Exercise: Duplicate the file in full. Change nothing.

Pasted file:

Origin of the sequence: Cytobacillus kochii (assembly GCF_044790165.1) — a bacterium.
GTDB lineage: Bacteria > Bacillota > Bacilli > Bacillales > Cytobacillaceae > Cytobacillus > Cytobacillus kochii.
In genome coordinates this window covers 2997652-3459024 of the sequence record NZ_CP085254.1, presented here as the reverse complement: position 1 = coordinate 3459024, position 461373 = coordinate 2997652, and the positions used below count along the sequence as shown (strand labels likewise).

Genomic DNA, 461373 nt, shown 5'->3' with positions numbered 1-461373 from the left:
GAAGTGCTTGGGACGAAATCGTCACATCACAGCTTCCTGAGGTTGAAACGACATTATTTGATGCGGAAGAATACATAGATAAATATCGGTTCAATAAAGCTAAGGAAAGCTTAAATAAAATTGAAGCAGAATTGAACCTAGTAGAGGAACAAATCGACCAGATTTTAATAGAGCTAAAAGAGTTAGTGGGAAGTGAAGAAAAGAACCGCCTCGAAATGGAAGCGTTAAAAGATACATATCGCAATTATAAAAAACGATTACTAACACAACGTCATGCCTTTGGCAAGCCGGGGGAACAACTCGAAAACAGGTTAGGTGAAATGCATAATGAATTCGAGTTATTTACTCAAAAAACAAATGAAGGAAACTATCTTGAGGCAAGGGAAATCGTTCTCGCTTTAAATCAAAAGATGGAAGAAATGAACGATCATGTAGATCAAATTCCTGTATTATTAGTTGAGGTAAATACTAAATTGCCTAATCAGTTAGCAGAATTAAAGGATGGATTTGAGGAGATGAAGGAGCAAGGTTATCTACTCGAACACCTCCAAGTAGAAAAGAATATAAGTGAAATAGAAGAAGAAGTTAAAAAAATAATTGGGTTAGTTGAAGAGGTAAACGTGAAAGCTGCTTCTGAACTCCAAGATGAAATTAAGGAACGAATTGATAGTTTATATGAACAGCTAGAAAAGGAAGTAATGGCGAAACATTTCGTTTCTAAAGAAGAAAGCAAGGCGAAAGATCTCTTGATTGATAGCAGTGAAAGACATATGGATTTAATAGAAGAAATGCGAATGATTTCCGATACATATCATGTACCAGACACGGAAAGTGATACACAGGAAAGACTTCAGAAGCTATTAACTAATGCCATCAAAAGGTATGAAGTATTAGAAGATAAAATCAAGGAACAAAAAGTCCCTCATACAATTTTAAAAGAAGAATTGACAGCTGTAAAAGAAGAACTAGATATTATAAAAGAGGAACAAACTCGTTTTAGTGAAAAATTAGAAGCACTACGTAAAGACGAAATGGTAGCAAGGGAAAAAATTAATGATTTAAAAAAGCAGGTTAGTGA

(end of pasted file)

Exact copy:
Origin of the sequence: Cytobacillus kochii (assembly GCF_044790165.1) — a bacterium.
GTDB lineage: Bacteria > Bacillota > Bacilli > Bacillales > Cytobacillaceae > Cytobacillus > Cytobacillus kochii.
In genome coordinates this window covers 2997652-3459024 of the sequence record NZ_CP085254.1, presented here as the reverse complement: position 1 = coordinate 3459024, position 461373 = coordinate 2997652, and the positions used below count along the sequence as shown (strand labels likewise).

Genomic DNA, 461373 nt, shown 5'->3' with positions numbered 1-461373 from the left:
GAAGTGCTTGGGACGAAATCGTCACATCACAGCTTCCTGAGGTTGAAACGACATTATTTGATGCGGAAGAATACATAGATAAATATCGGTTCAATAAAGCTAAGGAAAGCTTAAATAAAATTGAAGCAGAATTGAACCTAGTAGAGGAACAAATCGACCAGATTTTAATAGAGCTAAAAGAGTTAGTGGGAAGTGAAGAAAAGAACCGCCTCGAAATGGAAGCGTTAAAAGATACATATCGCAATTATAAAAAACGATTACTAACACAACGTCATGCCTTTGGCAAGCCGGGGGAACAACTCGAAAACAGGTTAGGTGAAATGCATAATGAATTCGAGTTATTTACTCAAAAAACAAATGAAGGAAACTATCTTGAGGCAAGGGAAATCGTTCTCGCTTTAAATCAAAAGATGGAAGAAATGAACGATCATGTAGATCAAATTCCTGTATTATTAGTTGAGGTAAATACTAAATTGCCTAATCAGTTAGCAGAATTAAAGGATGGATTTGAGGAGATGAAGGAGCAAGGTTATCTACTCGAACACCTCCAAGTAGAAAAGAATATAAGTGAAATAGAAGAAGAAGTTAAAAAAATAATTGGGTTAGTTGAAGAGGTAAACGTGAAAGCTGCTTCTGAACTCCAAGATGAAATTAAGGAACGAATTGATAGTTTATATGAACAGCTAGAAAAGGAAGTAATGGCGAAACATTTCGTTTCTAAAGAAGAAAGCAAGGCGAAAGATCTCTTGATTGATAGCAGTGAAAGACATATGGATTTAATAGAAGAAATGCGAATGATTTCCGATACATATCATGTACCAGACACGGAAAGTGATACACAGGAAAGACTTCAGAAGCTATTAACTAATGCCATCAAAAGGTATGAAGTATTAGAAGATAAAATCAAGGAACAAAAAGTCCCTCATACAATTTTAAAAGAAGAATTGACAGCTGTAAAAGAAGAACTAGATATTATAAAAGAGGAACAAACTCGTTTTAGTGAAAAATTAGAAGCACTACGTAAAGACGAAATGGTAGCAAGGGAAAAAATTAATGATTTAAAAAAGCAGGTTAGTGA